Southwest Minnesota Employment Projected to Grow by 10 Percent


by Brent Pearson

According to new data from the state’s Labor Market Information Office, 10 of 11 employment sectors are projected to experience job growth in the 23 counties in southwest Minnesota between 2010 and 2020. In all, employment is expected to increase by 10 percent, adding 21,000 new jobs to the southwest economy.  By 2020, it’s estimated that employment will increase to 227,716 jobs, with education and health services leading the way.

 

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Health Care Jobs Dominate Southeast Minnesota Growth


by Brent Pearson

The eleven-county area of southeast Minnesota is projected expand its labor market by 14 percent by the year 2020. The Minnesota Department of Employment and Economic Development’s Labor Market Information Office projects that employment across all industries in southeast Minnesota will rise to nearly 292,000 jobs during that time.

 

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Highest Job Growth Projected for Central Minnesota


by Cameron Macht

Central Minnesota was the fastest growing region over the last decade, and is projected to lead the state in job growth again in the next ten years. From 2010 to 2020, the 13-county Central Minnesota region is projected to gain more than 50,000 new jobs, an 18.3 percent increase, according to new data from the state’s Labor Market Information Office. This growth is nearly five percentage points faster than the state as a whole.

 

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Rising Demand in Northwest Minnesota


by Rachel Vilsack

The Northwest Minnesota economy is projected to grow by 14.4 percent between 2010 and 2020, according to new data from the state’s Labor Market Information Office. By 2020, it’s estimated that there will be 36,240 new jobs across the region’s industry sectors, with even more jobs available as people retire or otherwise leave their professions.
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Health Care Drives Employment Growth in Northeast Minnesota


by Rachel Vilsack

The Northeast Minnesota economy is projected to grow by 13.1 percent between 2010 and 2020, according to new data from the state’s Labor Market Information Office. By 2020, it’s estimated that there will be 20,350 new jobs across the region’s industry sectors, with even more jobs available as people retire or otherwise leave their professions.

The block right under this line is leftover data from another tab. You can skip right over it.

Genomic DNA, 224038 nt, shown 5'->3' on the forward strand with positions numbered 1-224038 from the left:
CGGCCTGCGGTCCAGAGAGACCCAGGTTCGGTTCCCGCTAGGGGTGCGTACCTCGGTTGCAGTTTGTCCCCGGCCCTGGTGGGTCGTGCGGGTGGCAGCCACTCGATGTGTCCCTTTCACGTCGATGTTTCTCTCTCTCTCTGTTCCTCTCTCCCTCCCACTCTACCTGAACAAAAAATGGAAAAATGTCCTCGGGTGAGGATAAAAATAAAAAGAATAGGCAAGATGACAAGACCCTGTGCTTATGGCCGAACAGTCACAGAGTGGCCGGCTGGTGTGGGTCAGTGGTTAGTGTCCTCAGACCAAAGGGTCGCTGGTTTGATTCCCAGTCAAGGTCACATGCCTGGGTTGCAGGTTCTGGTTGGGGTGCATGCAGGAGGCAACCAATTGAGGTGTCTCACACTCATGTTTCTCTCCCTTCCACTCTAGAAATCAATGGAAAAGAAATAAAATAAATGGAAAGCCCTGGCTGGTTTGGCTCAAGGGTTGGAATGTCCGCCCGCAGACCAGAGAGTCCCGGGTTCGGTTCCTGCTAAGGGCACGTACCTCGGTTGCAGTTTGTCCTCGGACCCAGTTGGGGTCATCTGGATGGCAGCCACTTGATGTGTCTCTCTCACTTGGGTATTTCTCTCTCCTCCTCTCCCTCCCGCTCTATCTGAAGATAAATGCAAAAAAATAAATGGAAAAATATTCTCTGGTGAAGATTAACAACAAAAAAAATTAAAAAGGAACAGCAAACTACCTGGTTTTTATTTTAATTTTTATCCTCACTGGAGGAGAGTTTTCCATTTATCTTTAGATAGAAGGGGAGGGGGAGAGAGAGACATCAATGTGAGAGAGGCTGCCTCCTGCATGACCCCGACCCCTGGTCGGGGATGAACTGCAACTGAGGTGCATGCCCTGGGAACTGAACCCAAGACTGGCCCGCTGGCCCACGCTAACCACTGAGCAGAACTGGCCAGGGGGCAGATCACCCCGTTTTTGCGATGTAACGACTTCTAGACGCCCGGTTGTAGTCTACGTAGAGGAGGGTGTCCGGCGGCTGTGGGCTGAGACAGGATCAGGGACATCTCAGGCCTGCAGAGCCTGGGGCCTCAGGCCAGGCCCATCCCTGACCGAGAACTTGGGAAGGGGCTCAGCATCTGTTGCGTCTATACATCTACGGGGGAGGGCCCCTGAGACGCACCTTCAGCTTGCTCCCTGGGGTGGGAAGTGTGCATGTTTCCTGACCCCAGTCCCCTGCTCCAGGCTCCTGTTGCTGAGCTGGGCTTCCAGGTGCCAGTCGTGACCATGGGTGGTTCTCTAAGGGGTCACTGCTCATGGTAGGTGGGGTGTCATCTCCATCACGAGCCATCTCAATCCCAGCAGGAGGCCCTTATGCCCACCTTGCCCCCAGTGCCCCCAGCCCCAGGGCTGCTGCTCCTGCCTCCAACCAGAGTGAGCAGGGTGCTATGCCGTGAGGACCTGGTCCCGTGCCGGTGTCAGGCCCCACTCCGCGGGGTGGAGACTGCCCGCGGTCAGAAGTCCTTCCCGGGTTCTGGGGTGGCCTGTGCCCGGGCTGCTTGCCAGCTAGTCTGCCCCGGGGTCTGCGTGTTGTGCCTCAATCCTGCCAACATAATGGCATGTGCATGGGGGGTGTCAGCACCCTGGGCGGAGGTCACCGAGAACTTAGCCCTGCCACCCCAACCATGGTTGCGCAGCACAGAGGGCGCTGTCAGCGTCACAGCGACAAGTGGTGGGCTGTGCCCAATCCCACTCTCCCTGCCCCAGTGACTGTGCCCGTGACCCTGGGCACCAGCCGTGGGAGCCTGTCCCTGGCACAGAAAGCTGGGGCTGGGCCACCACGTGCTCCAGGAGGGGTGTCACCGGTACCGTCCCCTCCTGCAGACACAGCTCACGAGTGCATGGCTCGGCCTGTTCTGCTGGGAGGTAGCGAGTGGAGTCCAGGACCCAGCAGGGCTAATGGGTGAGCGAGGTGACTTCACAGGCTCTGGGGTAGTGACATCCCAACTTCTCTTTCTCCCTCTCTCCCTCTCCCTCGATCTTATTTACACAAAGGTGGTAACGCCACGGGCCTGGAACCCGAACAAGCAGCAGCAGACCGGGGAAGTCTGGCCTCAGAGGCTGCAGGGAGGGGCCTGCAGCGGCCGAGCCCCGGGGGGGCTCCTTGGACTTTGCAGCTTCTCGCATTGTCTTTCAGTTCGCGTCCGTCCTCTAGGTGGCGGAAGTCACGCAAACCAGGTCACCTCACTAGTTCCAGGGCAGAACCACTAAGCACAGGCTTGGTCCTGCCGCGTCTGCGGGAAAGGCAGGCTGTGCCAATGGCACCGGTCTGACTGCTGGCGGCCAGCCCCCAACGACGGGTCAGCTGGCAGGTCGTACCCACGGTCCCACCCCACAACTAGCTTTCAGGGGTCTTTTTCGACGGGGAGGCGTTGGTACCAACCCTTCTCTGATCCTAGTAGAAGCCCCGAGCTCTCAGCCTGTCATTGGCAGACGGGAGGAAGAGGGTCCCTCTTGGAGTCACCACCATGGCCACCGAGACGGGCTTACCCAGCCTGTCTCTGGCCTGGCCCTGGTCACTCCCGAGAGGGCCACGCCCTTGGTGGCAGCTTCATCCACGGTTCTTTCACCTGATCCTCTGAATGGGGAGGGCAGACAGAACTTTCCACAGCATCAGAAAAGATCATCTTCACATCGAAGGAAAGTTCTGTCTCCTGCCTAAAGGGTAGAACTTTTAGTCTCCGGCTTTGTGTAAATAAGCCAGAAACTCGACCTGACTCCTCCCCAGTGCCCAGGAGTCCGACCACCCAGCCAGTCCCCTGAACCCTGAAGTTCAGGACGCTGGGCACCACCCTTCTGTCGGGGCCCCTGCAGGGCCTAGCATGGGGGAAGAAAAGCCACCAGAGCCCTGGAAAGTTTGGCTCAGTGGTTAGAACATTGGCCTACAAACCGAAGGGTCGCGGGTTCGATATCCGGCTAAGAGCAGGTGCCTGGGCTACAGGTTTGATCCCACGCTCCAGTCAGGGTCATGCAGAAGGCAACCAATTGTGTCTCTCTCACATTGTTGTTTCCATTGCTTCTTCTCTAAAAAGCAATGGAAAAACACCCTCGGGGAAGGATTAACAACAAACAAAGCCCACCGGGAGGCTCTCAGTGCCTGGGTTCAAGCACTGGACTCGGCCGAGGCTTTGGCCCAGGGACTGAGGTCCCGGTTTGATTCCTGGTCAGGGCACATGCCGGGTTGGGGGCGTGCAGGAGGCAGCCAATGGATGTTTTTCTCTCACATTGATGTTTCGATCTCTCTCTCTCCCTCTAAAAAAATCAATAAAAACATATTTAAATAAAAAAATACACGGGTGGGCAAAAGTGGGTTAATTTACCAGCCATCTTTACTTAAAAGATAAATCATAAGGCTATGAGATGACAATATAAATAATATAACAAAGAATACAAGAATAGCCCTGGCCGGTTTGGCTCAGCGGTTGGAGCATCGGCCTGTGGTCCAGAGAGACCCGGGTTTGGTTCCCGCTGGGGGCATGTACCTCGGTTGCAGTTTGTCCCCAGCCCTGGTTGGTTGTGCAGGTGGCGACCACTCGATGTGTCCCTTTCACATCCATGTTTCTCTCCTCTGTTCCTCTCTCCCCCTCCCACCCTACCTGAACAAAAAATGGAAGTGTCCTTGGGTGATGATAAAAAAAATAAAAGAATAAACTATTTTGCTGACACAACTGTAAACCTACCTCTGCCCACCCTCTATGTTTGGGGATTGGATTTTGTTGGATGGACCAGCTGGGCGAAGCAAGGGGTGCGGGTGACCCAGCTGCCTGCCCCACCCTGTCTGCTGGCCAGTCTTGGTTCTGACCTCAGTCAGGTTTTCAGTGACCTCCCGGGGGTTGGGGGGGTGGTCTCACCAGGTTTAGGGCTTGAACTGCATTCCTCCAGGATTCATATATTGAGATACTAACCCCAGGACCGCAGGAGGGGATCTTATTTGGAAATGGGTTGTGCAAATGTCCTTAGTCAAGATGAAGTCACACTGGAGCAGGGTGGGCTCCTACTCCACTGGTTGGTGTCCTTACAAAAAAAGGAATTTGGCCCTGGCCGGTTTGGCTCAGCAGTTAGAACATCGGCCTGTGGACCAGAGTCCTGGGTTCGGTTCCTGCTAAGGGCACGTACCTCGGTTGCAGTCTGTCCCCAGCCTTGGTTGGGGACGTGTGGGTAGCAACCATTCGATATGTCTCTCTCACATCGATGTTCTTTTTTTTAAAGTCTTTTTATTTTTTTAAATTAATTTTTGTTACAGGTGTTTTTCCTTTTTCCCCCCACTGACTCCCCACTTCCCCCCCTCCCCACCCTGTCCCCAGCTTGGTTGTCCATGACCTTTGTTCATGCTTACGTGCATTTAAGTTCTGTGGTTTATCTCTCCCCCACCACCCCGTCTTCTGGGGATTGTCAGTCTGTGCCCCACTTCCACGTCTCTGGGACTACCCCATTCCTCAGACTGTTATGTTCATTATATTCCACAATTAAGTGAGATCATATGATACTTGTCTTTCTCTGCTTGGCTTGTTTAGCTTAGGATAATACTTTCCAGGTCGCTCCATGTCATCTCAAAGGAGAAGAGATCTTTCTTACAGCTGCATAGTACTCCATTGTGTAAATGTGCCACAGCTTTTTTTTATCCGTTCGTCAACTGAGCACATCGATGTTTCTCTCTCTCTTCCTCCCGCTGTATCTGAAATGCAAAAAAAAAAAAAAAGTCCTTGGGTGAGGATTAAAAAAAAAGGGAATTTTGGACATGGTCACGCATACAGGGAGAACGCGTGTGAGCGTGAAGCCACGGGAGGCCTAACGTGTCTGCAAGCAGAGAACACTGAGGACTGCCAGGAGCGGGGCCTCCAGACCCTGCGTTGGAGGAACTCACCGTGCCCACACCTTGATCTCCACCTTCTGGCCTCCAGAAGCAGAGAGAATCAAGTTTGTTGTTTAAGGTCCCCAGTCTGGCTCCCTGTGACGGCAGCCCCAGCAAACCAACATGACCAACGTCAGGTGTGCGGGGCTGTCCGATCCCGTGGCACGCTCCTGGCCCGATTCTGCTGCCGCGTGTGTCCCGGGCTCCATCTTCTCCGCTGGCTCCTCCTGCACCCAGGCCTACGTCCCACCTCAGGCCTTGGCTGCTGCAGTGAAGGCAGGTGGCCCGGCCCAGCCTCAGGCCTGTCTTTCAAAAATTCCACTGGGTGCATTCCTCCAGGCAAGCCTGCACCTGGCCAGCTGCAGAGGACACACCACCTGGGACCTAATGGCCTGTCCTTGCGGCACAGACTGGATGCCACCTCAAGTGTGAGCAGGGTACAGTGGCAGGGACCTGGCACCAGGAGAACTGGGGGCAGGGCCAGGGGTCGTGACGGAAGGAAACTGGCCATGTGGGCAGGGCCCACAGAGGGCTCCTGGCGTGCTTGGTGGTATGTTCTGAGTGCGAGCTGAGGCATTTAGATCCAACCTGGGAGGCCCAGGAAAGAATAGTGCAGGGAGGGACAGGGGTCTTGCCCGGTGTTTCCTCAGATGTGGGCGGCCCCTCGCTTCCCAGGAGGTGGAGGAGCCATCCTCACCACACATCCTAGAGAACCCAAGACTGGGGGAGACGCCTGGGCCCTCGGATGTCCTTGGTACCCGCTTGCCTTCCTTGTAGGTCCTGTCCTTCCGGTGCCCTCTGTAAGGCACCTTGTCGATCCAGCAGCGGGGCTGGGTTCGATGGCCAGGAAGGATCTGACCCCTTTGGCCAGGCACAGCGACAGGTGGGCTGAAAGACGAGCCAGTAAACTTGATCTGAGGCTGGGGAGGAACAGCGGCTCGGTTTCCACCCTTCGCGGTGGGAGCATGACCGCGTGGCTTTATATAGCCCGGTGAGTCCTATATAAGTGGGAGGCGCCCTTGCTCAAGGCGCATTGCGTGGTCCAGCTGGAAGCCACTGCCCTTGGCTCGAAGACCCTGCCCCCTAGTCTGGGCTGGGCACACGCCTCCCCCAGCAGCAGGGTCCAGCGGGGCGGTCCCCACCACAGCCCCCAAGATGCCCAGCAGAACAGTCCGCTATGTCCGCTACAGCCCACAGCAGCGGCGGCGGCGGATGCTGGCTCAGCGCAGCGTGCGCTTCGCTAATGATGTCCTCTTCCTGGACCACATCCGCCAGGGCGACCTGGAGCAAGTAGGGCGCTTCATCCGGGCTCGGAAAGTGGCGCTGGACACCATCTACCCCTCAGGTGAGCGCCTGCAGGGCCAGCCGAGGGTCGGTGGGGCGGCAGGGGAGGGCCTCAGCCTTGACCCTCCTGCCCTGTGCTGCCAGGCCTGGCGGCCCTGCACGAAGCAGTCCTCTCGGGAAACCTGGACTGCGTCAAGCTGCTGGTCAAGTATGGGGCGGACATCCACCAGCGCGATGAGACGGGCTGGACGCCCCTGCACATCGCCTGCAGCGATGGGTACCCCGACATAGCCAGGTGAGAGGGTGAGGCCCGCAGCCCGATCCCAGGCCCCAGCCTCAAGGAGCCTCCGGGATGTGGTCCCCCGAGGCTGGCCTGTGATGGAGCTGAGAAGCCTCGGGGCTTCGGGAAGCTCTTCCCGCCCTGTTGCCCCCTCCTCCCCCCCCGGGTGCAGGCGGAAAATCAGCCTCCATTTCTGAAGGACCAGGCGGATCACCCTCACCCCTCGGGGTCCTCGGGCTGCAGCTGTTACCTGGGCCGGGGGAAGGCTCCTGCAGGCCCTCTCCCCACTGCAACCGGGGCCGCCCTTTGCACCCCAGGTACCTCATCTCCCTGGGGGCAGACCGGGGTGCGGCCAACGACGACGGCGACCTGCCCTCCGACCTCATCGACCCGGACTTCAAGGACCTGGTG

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Holiday Hiring


by Rachel Vilsack

A few years ago my mom, who was unemployed at the time, took a part-time job at a local department store during the holiday season. This job didn’t pay as much as the job she was laid off from and the hours were not her preference. However, the job was a great fit for my mom’s skill set, particularly her communication and customer service expertise, and it provided some much needed income during the holidays. Today, my mom still works at that department store.  Her temporary job turned into a permanent one; she’s now a manager.

 

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Unemployment and Education


by Ellie Schriner

The unemployment rate is an important measure of economic health; however, it doesn’t tell the whole story. Unemployment rates are produced monthly in each state and for the country as a whole, but these rates can be broken down further to better illustrate the rates for different groups of people. One factor that greatly impacts a group’s unemployment rate is educational attainment. Some jobs require higher education levels, like a college degree, while others do not, leading to variation in the nature of the work and the unemployment rate by education level.

 

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Test Drive a Job


by Ellie Schriner

“What do you want to be when you grow up?” might be a question that is tailored toward kids, but the heart of the question is relevant to any student or job seeker. While you might know what kind of job you want, it’s difficult to know if it is the right position for you without an on-the-job experience. Just like test driving a car, you can test out a career before you commit to it. This is called work-based learning, and can include volunteering, internships, and apprenticeships.

 

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